Like most medical research, additional benefits of NAC are unknown. There is sufficient research on NAC that shows how effective it can be in fighting respiratory conditions. A study in 1997 showed that treatment with NAC significantly decreased the frequency of influenza and the duration and severity of most of the symptoms.
In this same study, NAC was used in a control group with individuals with H1N1, commonly known as the swine flu. Only 25% of the individuals with the virus in the NAC group developed flu symptoms, a stark contrast to the 79% of individuals who did in the placebo group. There’s a clear connection between NAC and improving respiratory and flu-like symptoms, which could potentially be beneficial with symptoms of other respiratory diseases.
Separately, NAC and glutathione are antioxidants derived from amino acids. The more potent NAC is converted to glutathione when ingested, which consists of the amino acids glycine, cysteine, and glutamic acid. Glutathione is naturally present in our bodies and living organisms and helps recycle vitamins E and C. There is evidence that higher levels of glutathione may reduce the risk for illness, particularly for the elderly.
NAC has a lower molecular weight and is absorbed easily by the body orally, making it a great candidate as an inhalant drug or supplement. Glutathione is the body’s primary intracellular antioxidant and is quickly depleted through aging, trauma, exercise, and other factors of life. NAC helps replenish glutathione, which in turn helps the lungs and the rest of the body.
NAC is powerful alone and is more powerful with glutathione. Our surroundings touch our lungs every time we breathe, so it’s vital to take care of them.
We are exposed to harmful bacteria and pathogens daily, so building our immune system is optimal. Our immune health is not only determined by several factors that we can control such as our diet and sleeping habits but genetics as well. Sulfur-rich fruits and vegetables are simple additions to your diet and can raise glutathione levels, which include:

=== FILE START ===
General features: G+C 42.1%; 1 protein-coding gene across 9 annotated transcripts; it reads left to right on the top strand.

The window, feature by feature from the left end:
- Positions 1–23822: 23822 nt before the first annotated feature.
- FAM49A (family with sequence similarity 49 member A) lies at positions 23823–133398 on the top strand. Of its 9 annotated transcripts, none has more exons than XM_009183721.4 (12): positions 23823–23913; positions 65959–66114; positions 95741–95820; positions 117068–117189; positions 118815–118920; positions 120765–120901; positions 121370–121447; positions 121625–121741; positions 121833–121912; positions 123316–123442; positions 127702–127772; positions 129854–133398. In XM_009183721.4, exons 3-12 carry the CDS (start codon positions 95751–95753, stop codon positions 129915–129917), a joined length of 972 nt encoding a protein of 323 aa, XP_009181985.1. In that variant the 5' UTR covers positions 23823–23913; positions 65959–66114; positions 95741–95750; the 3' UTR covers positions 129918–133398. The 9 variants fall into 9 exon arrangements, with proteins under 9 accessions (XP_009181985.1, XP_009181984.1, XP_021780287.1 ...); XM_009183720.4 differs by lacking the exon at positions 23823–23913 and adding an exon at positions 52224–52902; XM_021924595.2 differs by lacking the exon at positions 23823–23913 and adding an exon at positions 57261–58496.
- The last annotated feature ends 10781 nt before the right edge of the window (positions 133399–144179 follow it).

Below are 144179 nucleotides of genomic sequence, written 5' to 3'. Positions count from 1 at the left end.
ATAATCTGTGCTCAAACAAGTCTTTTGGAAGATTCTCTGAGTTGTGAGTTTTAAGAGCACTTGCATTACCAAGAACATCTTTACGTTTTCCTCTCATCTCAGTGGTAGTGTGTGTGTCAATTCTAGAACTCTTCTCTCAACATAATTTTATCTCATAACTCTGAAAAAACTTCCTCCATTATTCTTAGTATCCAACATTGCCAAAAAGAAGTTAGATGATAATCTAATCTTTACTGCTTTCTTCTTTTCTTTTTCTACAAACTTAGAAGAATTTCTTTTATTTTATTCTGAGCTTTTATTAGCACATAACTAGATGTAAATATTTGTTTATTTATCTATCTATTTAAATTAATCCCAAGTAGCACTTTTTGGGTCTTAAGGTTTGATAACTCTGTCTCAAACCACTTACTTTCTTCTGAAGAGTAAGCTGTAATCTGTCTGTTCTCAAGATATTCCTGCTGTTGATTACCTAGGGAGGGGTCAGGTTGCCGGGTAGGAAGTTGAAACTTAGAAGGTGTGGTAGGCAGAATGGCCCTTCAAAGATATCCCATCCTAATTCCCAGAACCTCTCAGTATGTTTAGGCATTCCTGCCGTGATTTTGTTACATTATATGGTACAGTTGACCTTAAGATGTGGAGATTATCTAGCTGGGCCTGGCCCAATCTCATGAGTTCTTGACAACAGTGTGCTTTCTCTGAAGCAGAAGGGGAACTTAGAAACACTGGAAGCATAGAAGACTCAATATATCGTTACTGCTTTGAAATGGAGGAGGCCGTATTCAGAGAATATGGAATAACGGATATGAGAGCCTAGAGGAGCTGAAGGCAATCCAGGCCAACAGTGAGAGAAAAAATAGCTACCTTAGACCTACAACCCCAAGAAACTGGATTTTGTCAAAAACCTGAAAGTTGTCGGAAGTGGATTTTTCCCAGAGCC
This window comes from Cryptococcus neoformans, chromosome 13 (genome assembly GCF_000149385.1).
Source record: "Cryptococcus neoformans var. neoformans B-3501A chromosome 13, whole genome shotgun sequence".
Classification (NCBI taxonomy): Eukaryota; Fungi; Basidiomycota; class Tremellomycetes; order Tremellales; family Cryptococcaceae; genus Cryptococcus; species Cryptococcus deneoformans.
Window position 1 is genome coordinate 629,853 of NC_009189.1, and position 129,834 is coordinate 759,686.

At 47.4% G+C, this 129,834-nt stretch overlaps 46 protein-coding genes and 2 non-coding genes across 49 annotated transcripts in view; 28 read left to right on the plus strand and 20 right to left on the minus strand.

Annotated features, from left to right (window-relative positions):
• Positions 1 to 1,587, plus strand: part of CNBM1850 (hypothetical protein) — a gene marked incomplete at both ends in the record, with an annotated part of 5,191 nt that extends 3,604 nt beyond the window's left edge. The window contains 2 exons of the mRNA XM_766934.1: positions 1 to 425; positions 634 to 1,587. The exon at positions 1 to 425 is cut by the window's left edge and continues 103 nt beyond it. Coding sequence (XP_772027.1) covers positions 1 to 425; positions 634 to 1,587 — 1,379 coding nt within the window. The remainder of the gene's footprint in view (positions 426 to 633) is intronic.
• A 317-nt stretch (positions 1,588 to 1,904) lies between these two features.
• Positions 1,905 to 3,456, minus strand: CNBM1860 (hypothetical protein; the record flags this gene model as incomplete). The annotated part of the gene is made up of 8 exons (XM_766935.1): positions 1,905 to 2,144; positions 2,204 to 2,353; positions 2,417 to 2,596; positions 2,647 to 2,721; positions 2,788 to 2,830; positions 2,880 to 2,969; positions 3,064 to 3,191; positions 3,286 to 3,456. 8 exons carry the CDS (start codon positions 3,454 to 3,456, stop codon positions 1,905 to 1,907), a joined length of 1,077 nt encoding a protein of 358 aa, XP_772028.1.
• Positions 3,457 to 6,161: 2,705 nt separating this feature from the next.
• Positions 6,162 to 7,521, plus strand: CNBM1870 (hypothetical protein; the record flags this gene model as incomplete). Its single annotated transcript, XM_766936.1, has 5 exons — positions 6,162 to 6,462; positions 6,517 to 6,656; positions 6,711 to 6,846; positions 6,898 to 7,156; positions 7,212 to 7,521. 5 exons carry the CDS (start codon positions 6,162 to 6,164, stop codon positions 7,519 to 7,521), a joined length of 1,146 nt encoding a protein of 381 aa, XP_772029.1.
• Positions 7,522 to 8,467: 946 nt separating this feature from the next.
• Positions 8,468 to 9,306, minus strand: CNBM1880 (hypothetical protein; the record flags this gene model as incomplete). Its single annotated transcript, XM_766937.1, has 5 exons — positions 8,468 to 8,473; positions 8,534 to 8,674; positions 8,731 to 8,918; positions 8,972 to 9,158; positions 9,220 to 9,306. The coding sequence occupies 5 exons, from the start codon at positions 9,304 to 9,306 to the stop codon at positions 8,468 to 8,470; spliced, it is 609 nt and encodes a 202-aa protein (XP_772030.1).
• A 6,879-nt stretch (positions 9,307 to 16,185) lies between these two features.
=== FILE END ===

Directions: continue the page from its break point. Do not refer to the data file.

NAC and glutathione both protect the body against damage to the immune system. Several studies have shown how effective NAC can be against HIV, AIDS, and other diseases including respiratory ones. When it’s combined with glutathione and vitamin C, the benefits are even more obvious. NAC naturally supports glutathione, so it’s not a stretch to say that it can help with other diseases.
Supplementing your diet with NAC is quite simple. Since it’s the supplement form of cysteine, cysteine itself can be found in several foods and can be supplemented with NAC. Knowing what the right amount of NAC to take daily however is up to your doctor, and varies from person to person. Because there aren’t many N-acetyl cysteine foods, it’s best to consume them both with a combination of cysteine-rich foods and NAC supplements.
A diet that’s rich in cystine foods may help decrease the risk for strokes, along with helping alleviate symptoms of certain conditions. There are several low-cost options including:
The majority of these foods pair well with each other and with some grains and leafy greans, so it’s easy to turn them into a well-balanced meal.
As a supplement, NAC can be found in nutrition shops and online. Because it’s not found in food, it can cause some side effects such as diarrhea, fatigue, and an upset stomach. Your doctor will be able to inform you how much NAC to take and may be able to recommend a brand. In order for your body to make cysteine, you need to consume enough levels of folate and vitamins B12 and B6, found in spinach, bananas, salmon, tuna, and beans.
Oral NAC supplements are available in capsule form or as a powder. They are usually sold in 600 mg caps but can be found up to 1,000 mg. In order to ensure you are consuming the best products, only buy NAC supplements that have been tested by a certified body such as NSF International or ConsumerLab. Supplements are not regulated in the same way that food is, so it’s important to research the particular product and brand before purchase. Additionally, just because a product is certified doesn’t mean that the product is effective or will treat a medical condition. It just means that the ingredients are safe for consumption.
So now you know what the mysterious NAC is–an amino acid, a supplement, a drug, and now a banned substance. It’s likely that eventually we’ll know more about NAC as medical research continues and it will find a way back onto the market as a supplement. Now that you’re aware of it, keep an eye out here for more guides, and in the meantime share this with someone that could benefit from some knowledge of NAC in their life.
Stay tuned for part 2